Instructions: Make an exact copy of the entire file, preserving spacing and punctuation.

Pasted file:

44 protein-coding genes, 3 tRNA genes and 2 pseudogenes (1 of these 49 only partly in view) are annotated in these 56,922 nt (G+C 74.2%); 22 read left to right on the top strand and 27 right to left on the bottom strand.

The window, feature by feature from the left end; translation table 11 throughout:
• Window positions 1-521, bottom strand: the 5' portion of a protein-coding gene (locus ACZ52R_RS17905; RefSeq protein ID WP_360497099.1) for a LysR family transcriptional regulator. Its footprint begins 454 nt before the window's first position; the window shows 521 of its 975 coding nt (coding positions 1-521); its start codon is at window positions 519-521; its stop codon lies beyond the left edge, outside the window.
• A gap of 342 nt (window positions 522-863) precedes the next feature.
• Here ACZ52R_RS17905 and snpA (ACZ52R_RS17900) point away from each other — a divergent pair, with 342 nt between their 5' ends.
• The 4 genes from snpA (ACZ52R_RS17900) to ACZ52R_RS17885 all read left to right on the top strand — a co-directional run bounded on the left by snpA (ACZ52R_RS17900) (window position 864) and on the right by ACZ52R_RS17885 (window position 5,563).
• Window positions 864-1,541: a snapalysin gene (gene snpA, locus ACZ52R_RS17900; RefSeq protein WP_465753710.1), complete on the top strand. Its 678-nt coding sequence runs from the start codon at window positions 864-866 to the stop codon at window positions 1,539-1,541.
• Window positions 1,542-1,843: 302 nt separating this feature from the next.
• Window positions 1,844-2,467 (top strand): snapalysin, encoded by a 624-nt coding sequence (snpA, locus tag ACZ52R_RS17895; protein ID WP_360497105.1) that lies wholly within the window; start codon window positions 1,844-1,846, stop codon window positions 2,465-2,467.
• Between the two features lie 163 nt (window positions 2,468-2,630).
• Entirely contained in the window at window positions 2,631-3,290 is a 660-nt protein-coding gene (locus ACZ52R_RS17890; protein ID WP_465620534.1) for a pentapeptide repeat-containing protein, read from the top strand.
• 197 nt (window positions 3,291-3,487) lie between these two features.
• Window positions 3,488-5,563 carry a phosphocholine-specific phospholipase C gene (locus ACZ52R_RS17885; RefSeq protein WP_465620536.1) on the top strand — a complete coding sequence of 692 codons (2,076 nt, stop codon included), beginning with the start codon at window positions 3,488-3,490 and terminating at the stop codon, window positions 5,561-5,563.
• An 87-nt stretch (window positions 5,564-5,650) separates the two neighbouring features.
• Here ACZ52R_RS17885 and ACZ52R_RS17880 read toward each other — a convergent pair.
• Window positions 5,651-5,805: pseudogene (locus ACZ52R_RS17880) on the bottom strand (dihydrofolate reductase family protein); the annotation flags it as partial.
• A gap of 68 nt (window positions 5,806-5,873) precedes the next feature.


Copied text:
44 protein-coding genes, 3 tRNA genes and 2 pseudogenes (1 of these 49 only partly in view) are annotated in these 56,922 nt (G+C 74.2%); 22 read left to right on the top strand and 27 right to left on the bottom strand.

The window, feature by feature from the left end; translation table 11 throughout:
• Window positions 1-521, bottom strand: the 5' portion of a protein-coding gene (locus ACZ52R_RS17905; RefSeq protein ID WP_360497099.1) for a LysR family transcriptional regulator. Its footprint begins 454 nt before the window's first position; the window shows 521 of its 975 coding nt (coding positions 1-521); its start codon is at window positions 519-521; its stop codon lies beyond the left edge, outside the window.
• A gap of 342 nt (window positions 522-863) precedes the next feature.
• Here ACZ52R_RS17905 and snpA (ACZ52R_RS17900) point away from each other — a divergent pair, with 342 nt between their 5' ends.
• The 4 genes from snpA (ACZ52R_RS17900) to ACZ52R_RS17885 all read left to right on the top strand — a co-directional run bounded on the left by snpA (ACZ52R_RS17900) (window position 864) and on the right by ACZ52R_RS17885 (window position 5,563).
• Window positions 864-1,541: a snapalysin gene (gene snpA, locus ACZ52R_RS17900; RefSeq protein WP_465753710.1), complete on the top strand. Its 678-nt coding sequence runs from the start codon at window positions 864-866 to the stop codon at window positions 1,539-1,541.
• Window positions 1,542-1,843: 302 nt separating this feature from the next.
• Window positions 1,844-2,467 (top strand): snapalysin, encoded by a 624-nt coding sequence (snpA, locus tag ACZ52R_RS17895; protein ID WP_360497105.1) that lies wholly within the window; start codon window positions 1,844-1,846, stop codon window positions 2,465-2,467.
• Between the two features lie 163 nt (window positions 2,468-2,630).
• Entirely contained in the window at window positions 2,631-3,290 is a 660-nt protein-coding gene (locus ACZ52R_RS17890; protein ID WP_465620534.1) for a pentapeptide repeat-containing protein, read from the top strand.
• 197 nt (window positions 3,291-3,487) lie between these two features.
• Window positions 3,488-5,563 carry a phosphocholine-specific phospholipase C gene (locus ACZ52R_RS17885; RefSeq protein WP_465620536.1) on the top strand — a complete coding sequence of 692 codons (2,076 nt, stop codon included), beginning with the start codon at window positions 3,488-3,490 and terminating at the stop codon, window positions 5,561-5,563.
• An 87-nt stretch (window positions 5,564-5,650) separates the two neighbouring features.
• Here ACZ52R_RS17885 and ACZ52R_RS17880 read toward each other — a convergent pair.
• Window positions 5,651-5,805: pseudogene (locus ACZ52R_RS17880) on the bottom strand (dihydrofolate reductase family protein); the annotation flags it as partial.
• A gap of 68 nt (window positions 5,806-5,873) precedes the next feature.